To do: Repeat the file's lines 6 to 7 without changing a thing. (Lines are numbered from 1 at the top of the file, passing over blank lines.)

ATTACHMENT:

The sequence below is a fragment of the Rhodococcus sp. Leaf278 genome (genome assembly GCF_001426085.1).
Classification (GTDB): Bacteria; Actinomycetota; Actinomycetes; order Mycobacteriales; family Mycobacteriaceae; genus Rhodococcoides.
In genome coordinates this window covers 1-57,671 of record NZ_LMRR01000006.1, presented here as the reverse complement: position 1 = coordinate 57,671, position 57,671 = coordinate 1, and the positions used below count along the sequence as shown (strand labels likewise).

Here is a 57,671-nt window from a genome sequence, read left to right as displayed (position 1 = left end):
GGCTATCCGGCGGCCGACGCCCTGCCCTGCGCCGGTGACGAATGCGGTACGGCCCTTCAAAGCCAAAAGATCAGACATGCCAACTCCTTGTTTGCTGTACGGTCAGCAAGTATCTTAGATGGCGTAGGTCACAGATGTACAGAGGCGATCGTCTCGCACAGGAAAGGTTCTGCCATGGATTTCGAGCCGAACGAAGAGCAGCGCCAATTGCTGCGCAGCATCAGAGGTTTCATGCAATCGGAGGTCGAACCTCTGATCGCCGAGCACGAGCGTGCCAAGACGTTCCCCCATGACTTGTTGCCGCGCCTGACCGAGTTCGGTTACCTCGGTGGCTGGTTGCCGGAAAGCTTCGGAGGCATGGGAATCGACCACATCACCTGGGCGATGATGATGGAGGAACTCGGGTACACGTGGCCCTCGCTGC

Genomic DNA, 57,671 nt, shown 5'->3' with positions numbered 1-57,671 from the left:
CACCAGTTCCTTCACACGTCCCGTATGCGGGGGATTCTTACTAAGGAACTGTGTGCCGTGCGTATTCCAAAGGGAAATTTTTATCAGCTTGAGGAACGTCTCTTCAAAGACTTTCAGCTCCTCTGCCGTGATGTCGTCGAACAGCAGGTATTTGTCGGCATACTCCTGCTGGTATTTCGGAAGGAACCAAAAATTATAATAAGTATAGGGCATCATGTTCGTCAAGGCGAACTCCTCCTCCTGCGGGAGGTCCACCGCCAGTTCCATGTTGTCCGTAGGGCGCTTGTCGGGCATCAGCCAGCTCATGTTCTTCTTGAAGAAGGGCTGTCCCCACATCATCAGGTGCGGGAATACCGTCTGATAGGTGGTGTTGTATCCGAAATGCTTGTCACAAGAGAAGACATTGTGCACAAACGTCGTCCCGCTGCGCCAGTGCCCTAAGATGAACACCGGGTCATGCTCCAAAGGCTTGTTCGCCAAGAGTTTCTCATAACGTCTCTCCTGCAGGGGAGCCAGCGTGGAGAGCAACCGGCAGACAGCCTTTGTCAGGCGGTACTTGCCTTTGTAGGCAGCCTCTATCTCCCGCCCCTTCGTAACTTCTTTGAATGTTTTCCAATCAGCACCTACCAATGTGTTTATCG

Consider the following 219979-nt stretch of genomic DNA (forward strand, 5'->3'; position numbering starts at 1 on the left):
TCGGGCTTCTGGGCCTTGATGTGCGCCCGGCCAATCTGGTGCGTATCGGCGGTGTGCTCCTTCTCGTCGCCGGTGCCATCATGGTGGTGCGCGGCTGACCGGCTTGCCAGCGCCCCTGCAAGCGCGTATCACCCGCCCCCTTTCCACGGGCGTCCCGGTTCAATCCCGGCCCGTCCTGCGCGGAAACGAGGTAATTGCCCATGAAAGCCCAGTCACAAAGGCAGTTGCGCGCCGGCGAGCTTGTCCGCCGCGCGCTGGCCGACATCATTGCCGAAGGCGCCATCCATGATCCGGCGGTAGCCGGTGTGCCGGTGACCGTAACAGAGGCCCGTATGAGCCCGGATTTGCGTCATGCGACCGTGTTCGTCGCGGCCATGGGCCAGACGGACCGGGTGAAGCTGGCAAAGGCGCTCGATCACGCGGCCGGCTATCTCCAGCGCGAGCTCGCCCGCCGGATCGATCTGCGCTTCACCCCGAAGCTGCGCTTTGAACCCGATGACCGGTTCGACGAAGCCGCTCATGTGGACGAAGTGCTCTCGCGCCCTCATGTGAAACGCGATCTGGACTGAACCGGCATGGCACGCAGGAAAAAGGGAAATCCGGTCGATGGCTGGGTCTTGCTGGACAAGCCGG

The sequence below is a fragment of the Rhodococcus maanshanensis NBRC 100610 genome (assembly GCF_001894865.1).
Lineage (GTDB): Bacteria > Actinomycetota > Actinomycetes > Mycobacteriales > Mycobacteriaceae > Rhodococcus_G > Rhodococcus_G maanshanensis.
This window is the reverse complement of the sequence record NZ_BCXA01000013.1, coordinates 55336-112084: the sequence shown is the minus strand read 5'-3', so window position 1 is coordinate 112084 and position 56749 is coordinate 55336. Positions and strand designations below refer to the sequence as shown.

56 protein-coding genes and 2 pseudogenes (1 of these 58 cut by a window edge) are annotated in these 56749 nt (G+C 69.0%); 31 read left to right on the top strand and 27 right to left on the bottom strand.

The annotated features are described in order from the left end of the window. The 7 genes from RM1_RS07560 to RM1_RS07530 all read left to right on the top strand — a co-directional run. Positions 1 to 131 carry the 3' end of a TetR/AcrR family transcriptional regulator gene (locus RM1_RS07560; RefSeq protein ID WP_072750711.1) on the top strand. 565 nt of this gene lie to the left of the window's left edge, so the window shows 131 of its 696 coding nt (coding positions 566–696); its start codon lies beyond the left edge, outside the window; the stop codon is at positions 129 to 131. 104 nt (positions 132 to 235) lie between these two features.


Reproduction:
Genomic DNA, 57,671 nt, shown 5'->3' with positions numbered 1-57,671 from the left:
CACCAGTTCCTTCACACGTCCCGTATGCGGGGGATTCTTACTAAGGAACTGTGTGCCGTGCGTATTCCAAAGGGAAATTTTTATCAGCTTGAGGAACGTCTCTTCAAAGACTTTCAGCTCCTCTGCCGTGATGTCGTCGAACAGCAGGTATTTGTCGGCATACTCCTGCTGGTATTTCGGAAGGAACCAAAAATTATAATAAGTATAGGGCATCATGTTCGTCAAGGCGAACTCCTCCTCCTGCGGGAGGTCCACCGCCAGTTCCATGTTGTCCGTAGGGCGCTTGTCGGGCATCAGCCAGCTCATGTTCTTCTTGAAGAAGGGCTGTCCCCACATCATCAGGTGCGGGAATACCGTCTGATAGGTGGTGTTGTATCCGAAATGCTTGTCACAAGAGAAGACATTGTGCACAAACGTCGTCCCGCTGCGCCAGTGCCCTAAGATGAACACCGGGTCATGCTCCAAAGGCTTGTTCGCCAAGAGTTTCTCATAACGTCTCTCCTGCAGGGGAGCCAGCGTGGAGAGCAACCGGCAGACAGCCTTTGTCAGGCGGTACTTGCCTTTGTAGGCAGCCTCTATCTCCCGCCCCTTCGTAACTTCTTTGAATGTTTTCCAATCAGCACCTACCAATGTGTTTATCG